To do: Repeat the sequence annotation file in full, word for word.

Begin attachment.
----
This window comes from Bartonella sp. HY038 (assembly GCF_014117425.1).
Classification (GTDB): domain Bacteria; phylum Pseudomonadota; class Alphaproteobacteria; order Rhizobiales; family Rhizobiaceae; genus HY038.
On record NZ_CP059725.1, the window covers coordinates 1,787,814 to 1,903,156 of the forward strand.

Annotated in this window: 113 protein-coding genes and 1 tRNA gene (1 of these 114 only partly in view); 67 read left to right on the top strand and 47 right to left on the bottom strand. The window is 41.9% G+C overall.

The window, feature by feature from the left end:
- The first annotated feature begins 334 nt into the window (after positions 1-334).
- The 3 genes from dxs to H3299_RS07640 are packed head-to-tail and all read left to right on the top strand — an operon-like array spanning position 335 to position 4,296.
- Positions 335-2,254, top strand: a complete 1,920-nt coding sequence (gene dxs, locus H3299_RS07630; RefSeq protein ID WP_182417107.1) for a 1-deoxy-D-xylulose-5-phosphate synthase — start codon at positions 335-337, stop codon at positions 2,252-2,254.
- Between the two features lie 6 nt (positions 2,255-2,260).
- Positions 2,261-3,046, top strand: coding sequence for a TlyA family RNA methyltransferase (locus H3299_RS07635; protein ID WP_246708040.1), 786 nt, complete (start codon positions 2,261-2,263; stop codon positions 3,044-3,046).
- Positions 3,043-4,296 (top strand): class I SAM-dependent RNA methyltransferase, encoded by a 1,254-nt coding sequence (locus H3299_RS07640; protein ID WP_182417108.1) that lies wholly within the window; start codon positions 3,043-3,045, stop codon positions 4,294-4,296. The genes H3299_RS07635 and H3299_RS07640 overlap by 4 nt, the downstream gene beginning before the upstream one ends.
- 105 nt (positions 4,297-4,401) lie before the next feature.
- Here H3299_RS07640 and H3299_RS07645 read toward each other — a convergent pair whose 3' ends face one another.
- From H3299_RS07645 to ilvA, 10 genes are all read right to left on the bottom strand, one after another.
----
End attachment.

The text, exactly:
This window comes from Bartonella sp. HY038 (assembly GCF_014117425.1).
Classification (GTDB): domain Bacteria; phylum Pseudomonadota; class Alphaproteobacteria; order Rhizobiales; family Rhizobiaceae; genus HY038.
On record NZ_CP059725.1, the window covers coordinates 1,787,814 to 1,903,156 of the forward strand.

Annotated in this window: 113 protein-coding genes and 1 tRNA gene (1 of these 114 only partly in view); 67 read left to right on the top strand and 47 right to left on the bottom strand. The window is 41.9% G+C overall.

The window, feature by feature from the left end:
- The first annotated feature begins 334 nt into the window (after positions 1-334).
- The 3 genes from dxs to H3299_RS07640 are packed head-to-tail and all read left to right on the top strand — an operon-like array spanning position 335 to position 4,296.
- Positions 335-2,254, top strand: a complete 1,920-nt coding sequence (gene dxs, locus H3299_RS07630; RefSeq protein ID WP_182417107.1) for a 1-deoxy-D-xylulose-5-phosphate synthase — start codon at positions 335-337, stop codon at positions 2,252-2,254.
- Between the two features lie 6 nt (positions 2,255-2,260).
- Positions 2,261-3,046, top strand: coding sequence for a TlyA family RNA methyltransferase (locus H3299_RS07635; protein ID WP_246708040.1), 786 nt, complete (start codon positions 2,261-2,263; stop codon positions 3,044-3,046).
- Positions 3,043-4,296 (top strand): class I SAM-dependent RNA methyltransferase, encoded by a 1,254-nt coding sequence (locus H3299_RS07640; protein ID WP_182417108.1) that lies wholly within the window; start codon positions 3,043-3,045, stop codon positions 4,294-4,296. The genes H3299_RS07635 and H3299_RS07640 overlap by 4 nt, the downstream gene beginning before the upstream one ends.
- 105 nt (positions 4,297-4,401) lie before the next feature.
- Here H3299_RS07640 and H3299_RS07645 read toward each other — a convergent pair whose 3' ends face one another.
- From H3299_RS07645 to ilvA, 10 genes are all read right to left on the bottom strand, one after another.